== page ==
Self-Help: Set Goals, Not Resolutions

The group’s writing prompt for today, courtesy of Glenn is:

“It’s a dream until you write it down, and then it’s a goal.”

The thing with dreams is, it’s easy to get lost in them for hours and even days at a time. We dream dreams that melt in the light of day. And we end up frustrated, knowing another dream has slipped away.

The big question is, will your dreams just stay dreams or would you take it a step further, write it down, make it a reality?

I’ve written a lot of articles on self-help and how to make your dreams come true. In the process of researching and writing about it, IU made the connection between dreams, goals, and resolutions.

Here’s what I’ve learned: Resolutions inevitably fail. One way to stay true to your resolve is to set goals. And the best way to do this? Yep, you got that right, jot it down. By writing down the things you want to achieve, you’re bridging the gap between a nebulous idea, and a concrete outcome. It’s a small step when you look at it. BUT it’s the one step many people fail to do.

When you keep saying: “I’ll lose a few pounds this year.” That’s an idea. And ideas can ferment forever inside your head without you taking any positive action towards realizing it. Your mind is effectively telling you that you’re not quite there yet. It’s not that real. It can stay there where you can play around with it, thinking of the clothes that you’ll wear, the healthy feeling of shedding those heavy pounds, and how good you’ll look.

Now imagine if you write it down. “I will lose a few pounds this year.” That makes it concrete. That makes it very real.
Now, be very specific. How much weight do you need to lose? “I will lose 15 Lbs. this year.” Better, right? Not quite.
“This year” can be any time, and trust me, you’ll do a convincing act of saying, but tomorrow is still this year, so I’ll start tomorrow.”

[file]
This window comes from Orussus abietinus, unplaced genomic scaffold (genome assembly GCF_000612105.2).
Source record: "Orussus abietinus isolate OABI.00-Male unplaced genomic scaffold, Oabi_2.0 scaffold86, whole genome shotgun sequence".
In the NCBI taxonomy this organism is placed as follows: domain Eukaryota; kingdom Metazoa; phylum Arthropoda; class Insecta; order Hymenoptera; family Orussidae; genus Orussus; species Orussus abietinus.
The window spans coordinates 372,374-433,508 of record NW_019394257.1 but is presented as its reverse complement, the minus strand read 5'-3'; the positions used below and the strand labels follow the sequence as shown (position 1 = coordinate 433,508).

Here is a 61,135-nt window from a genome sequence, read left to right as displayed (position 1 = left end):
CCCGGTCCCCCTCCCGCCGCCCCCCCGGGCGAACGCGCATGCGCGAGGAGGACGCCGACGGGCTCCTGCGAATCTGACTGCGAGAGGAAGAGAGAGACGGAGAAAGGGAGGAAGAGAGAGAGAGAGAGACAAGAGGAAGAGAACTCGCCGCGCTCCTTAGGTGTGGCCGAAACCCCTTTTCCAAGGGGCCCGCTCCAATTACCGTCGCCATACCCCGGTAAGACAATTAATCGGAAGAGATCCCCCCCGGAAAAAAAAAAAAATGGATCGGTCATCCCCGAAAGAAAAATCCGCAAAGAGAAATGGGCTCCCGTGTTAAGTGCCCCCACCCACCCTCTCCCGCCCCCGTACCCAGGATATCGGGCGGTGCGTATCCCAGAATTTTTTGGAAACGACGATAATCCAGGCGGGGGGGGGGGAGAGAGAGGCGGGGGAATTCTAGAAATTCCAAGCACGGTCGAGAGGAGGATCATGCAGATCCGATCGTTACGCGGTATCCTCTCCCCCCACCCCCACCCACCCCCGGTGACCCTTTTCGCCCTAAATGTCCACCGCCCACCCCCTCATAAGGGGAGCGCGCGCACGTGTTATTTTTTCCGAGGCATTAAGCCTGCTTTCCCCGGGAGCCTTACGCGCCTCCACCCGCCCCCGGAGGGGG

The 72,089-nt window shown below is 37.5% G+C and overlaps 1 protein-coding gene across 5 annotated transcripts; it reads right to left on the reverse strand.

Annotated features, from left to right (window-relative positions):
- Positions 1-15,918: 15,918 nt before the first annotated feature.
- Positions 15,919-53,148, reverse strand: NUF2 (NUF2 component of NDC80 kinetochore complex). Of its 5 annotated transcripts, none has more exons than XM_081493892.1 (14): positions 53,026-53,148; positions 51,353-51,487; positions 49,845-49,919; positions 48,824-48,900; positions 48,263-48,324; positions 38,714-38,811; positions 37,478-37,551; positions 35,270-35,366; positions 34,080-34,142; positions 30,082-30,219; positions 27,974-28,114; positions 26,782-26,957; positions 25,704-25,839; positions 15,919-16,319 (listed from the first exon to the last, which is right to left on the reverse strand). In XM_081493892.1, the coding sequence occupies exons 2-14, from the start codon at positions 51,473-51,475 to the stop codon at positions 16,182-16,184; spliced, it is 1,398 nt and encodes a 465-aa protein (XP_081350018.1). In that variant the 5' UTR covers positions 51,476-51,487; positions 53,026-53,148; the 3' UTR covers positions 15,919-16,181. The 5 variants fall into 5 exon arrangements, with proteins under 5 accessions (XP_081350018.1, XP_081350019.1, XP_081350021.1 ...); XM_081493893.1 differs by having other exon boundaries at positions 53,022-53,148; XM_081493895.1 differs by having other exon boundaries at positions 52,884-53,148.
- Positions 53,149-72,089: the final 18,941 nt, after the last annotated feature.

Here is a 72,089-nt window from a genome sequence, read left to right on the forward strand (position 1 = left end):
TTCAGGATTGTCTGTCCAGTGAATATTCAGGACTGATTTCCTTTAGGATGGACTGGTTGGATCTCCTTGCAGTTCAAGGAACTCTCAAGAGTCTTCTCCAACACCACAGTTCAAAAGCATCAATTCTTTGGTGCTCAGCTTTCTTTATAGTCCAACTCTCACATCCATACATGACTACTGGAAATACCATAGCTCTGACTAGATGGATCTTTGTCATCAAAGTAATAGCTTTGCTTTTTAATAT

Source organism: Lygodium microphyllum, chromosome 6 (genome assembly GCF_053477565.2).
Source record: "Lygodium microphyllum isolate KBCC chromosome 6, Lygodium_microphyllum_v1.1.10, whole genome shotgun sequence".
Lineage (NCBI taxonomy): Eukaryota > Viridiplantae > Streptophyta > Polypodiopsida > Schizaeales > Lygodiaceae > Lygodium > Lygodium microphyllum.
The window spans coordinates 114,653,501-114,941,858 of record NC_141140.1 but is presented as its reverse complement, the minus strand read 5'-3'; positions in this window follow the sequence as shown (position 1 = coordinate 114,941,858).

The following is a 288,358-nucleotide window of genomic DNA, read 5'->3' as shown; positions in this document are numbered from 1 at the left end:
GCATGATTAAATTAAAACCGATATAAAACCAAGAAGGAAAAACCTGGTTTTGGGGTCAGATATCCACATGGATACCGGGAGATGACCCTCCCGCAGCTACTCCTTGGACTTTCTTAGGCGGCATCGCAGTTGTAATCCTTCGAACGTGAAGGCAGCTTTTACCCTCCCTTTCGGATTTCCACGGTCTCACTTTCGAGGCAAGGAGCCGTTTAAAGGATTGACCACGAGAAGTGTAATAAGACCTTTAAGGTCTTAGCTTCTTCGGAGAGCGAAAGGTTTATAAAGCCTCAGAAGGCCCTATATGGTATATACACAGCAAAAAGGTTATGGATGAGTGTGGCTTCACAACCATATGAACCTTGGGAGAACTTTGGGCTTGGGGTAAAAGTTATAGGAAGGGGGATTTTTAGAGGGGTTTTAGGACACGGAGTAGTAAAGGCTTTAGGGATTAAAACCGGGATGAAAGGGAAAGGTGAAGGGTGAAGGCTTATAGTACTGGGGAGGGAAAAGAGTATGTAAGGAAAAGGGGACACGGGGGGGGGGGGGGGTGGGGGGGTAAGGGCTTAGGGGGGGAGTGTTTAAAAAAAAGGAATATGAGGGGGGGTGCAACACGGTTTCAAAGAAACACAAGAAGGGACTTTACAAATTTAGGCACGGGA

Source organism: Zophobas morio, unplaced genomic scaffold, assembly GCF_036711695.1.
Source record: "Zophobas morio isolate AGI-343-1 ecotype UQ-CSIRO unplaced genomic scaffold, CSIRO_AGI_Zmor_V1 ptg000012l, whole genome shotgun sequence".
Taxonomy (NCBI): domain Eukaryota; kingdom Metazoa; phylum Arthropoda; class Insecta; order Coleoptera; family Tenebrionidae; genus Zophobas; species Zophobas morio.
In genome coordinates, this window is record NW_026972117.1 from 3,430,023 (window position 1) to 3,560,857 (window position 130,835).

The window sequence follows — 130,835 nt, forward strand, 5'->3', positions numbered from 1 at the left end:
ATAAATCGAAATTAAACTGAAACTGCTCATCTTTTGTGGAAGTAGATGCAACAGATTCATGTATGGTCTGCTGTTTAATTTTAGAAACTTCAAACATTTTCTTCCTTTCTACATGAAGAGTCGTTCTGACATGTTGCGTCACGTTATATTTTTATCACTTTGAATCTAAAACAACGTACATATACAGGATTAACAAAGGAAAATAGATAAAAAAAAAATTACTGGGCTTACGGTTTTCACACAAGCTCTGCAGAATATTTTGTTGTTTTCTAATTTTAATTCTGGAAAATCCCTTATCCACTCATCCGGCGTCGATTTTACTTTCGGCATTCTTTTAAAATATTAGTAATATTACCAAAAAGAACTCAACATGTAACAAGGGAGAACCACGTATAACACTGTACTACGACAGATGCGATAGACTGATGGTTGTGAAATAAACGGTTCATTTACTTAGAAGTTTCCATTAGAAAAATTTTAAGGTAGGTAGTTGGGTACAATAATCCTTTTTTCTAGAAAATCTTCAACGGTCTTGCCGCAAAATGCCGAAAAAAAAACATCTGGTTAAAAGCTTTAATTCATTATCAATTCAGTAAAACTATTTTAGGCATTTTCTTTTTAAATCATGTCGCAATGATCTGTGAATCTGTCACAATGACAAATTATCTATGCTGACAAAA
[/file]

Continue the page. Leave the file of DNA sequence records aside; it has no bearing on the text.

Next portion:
The best thing to do in this instance is not just write your goals down, but to break it up into small, achievable goals over a specific period of time.

“I will lose 15 lbs by the end of the year. I will start my weight lose regimen today, and I aim to lose at least one pound every two weeks.”

Better? Definitely. But you also need to add the ways to achieve your goals. How do you go about losing weight?
Write it down.

“I will lose 15 lbs by the end of the year. I will start my weight lose regimen today, and I aim to lose at least one pound every two weeks.”

I will lose weight by:

Eating 3,500 calories less than my weekly calorie intake.
Walk for 20 minutes 3 x a week on Tuesdays, Thursdays, and Saturdays

Now that’s more like it. The next step is to actually ACT on your dreams. Give yourself that big big push. Don’t overthink it and just do it.

Aside from setting small achievable goals on paper and doing them, you also need to monitor your progress. Chart a timeline and match your progress against your goals. For instance: March 5 goal: Lost 2 pounds already. Reality: Lost 1 pound.Doing this helps you to evaluate where your weakness lies, and adjust your approach to hit your goals.

Don’t feel disappointed when you don’t hit your target for that specific day, neither should you binge on a box of doughnuts or bowls of ice cream. It’s a small setback and at this point, focusing on the big picture helps.

When you do reach your goals, reward yourself. Ge that book you always wanted but was too expensive, or see a movie with a friend, get a massage, a mani and pedi, or a spa treatment.

By doing these things regularly, you’ll slowly see your dreams turn to reality.

5 thoughts on “Self-Help: Set Goals, Not Resolutions

  1. 😀 I agree. one should be specific with the steps to achieving the goal. My goal this year is to be lighter. I still eat what I want but less on carbohydrates. I also take my daily walks. 😀 and a plunge here and there. jumping ropes. But I always make sure I don’t get too exhausted that I don’t do it again the next day.


  2. Good advice. I have always set goals for myself. If I don’t, I feel less-productive. However, I don’t write them down as often as I did. I set some goals in my head (e.g., creating art) and find that when I do that, I let other things like: cleaning house, even blogging take precedence. Then, I get discouraged because I really wanted to paint but, it just didn’t happen that day or the next. It becomes a less-than-gratifying pattern.
    I really need to get back in to the habit of writing ALL my goals down and checking them off. I love that feeling when checking them off. Now, that’s accomplishing gratifying results.


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